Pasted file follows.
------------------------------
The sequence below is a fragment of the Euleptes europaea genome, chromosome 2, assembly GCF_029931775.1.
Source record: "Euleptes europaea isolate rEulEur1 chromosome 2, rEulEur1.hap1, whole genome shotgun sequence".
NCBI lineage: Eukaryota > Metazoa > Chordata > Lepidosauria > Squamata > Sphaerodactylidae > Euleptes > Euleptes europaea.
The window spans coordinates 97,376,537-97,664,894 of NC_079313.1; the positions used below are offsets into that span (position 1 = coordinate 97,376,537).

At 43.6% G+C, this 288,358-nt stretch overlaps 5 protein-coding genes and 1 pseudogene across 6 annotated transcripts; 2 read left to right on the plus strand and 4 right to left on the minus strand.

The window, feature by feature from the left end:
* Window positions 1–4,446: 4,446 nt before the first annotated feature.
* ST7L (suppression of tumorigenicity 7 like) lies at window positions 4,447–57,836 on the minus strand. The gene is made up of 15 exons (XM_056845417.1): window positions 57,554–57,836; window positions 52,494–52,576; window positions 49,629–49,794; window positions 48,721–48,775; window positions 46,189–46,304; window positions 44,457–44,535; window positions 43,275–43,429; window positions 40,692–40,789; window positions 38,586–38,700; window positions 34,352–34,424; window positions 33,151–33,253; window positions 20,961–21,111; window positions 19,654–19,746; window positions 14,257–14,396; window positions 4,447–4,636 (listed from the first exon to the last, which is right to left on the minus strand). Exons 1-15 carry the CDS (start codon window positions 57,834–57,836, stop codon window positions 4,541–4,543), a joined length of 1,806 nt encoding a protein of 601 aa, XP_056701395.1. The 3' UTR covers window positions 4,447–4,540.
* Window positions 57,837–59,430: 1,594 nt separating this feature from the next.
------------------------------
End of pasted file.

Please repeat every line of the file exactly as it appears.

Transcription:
The sequence below is a fragment of the Euleptes europaea genome, chromosome 2, assembly GCF_029931775.1.
Source record: "Euleptes europaea isolate rEulEur1 chromosome 2, rEulEur1.hap1, whole genome shotgun sequence".
NCBI lineage: Eukaryota > Metazoa > Chordata > Lepidosauria > Squamata > Sphaerodactylidae > Euleptes > Euleptes europaea.
The window spans coordinates 97,376,537-97,664,894 of NC_079313.1; the positions used below are offsets into that span (position 1 = coordinate 97,376,537).

At 43.6% G+C, this 288,358-nt stretch overlaps 5 protein-coding genes and 1 pseudogene across 6 annotated transcripts; 2 read left to right on the plus strand and 4 right to left on the minus strand.

The window, feature by feature from the left end:
* Window positions 1–4,446: 4,446 nt before the first annotated feature.
* ST7L (suppression of tumorigenicity 7 like) lies at window positions 4,447–57,836 on the minus strand. The gene is made up of 15 exons (XM_056845417.1): window positions 57,554–57,836; window positions 52,494–52,576; window positions 49,629–49,794; window positions 48,721–48,775; window positions 46,189–46,304; window positions 44,457–44,535; window positions 43,275–43,429; window positions 40,692–40,789; window positions 38,586–38,700; window positions 34,352–34,424; window positions 33,151–33,253; window positions 20,961–21,111; window positions 19,654–19,746; window positions 14,257–14,396; window positions 4,447–4,636 (listed from the first exon to the last, which is right to left on the minus strand). Exons 1-15 carry the CDS (start codon window positions 57,834–57,836, stop codon window positions 4,541–4,543), a joined length of 1,806 nt encoding a protein of 601 aa, XP_056701395.1. The 3' UTR covers window positions 4,447–4,540.
* Window positions 57,837–59,430: 1,594 nt separating this feature from the next.